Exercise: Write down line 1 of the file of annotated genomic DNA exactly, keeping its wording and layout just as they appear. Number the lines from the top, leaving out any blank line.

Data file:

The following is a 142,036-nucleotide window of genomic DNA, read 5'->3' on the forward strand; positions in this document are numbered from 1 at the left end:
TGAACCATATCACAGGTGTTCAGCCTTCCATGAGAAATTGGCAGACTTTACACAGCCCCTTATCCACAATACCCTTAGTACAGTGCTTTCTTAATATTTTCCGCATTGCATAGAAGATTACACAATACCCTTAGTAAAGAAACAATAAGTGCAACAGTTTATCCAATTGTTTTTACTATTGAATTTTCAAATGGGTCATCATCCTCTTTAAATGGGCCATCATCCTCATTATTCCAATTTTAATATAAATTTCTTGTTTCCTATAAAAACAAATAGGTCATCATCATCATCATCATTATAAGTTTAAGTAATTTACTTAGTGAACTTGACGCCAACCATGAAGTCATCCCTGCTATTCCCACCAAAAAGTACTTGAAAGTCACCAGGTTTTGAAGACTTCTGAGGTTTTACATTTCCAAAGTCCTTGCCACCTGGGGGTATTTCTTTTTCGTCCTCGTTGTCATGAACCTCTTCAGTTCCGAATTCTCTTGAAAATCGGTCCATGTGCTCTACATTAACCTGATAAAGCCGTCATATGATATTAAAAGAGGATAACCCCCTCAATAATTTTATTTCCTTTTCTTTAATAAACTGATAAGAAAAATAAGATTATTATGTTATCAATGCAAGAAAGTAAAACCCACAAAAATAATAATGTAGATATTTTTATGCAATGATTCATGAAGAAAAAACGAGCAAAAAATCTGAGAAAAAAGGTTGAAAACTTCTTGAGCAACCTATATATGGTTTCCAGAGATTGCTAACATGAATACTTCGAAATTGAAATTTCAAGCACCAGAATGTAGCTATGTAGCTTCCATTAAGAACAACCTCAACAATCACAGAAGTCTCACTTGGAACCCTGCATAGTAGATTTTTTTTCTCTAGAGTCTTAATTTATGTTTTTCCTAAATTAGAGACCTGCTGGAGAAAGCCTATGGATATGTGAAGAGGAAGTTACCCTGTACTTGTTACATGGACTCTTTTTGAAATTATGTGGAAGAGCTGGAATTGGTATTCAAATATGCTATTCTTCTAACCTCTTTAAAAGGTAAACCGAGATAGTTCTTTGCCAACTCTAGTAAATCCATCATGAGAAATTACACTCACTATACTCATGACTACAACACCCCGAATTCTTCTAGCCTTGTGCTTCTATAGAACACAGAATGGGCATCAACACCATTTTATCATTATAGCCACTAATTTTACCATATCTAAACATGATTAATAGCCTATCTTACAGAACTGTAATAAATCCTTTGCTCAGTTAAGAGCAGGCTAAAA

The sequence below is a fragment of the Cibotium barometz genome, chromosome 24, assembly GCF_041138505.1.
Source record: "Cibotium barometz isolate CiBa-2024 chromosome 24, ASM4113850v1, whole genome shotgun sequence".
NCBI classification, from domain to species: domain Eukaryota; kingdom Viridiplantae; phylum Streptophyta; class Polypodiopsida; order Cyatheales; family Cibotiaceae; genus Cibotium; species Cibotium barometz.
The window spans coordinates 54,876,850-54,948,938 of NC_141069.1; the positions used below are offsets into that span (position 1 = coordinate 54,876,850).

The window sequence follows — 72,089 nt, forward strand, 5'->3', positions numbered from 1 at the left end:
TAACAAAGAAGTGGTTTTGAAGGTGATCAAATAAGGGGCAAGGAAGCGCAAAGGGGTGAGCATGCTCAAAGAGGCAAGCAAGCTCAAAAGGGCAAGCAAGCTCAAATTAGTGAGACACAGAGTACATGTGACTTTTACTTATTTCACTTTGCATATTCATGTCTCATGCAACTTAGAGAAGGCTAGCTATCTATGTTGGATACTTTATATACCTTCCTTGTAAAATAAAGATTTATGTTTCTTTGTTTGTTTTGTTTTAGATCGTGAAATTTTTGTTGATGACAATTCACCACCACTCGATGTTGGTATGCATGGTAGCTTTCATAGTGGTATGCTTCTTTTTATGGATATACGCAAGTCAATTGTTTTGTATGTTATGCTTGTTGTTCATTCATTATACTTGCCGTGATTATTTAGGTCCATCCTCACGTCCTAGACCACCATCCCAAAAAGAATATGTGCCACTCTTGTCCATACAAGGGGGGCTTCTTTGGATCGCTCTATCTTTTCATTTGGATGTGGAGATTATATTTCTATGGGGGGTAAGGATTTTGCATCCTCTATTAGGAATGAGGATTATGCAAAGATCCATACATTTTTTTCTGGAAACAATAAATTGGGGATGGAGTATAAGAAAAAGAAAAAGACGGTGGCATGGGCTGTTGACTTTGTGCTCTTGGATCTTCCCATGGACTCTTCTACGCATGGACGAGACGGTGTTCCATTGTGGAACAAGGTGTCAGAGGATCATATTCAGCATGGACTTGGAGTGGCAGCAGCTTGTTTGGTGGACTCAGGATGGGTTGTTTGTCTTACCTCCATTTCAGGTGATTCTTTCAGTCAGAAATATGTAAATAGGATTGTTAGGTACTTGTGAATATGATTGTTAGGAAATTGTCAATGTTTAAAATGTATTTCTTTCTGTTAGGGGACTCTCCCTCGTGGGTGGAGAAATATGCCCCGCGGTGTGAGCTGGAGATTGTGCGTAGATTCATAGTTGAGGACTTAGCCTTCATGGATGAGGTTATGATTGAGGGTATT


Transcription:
The following is a 142,036-nucleotide window of genomic DNA, read 5'->3' on the forward strand; positions in this document are numbered from 1 at the left end: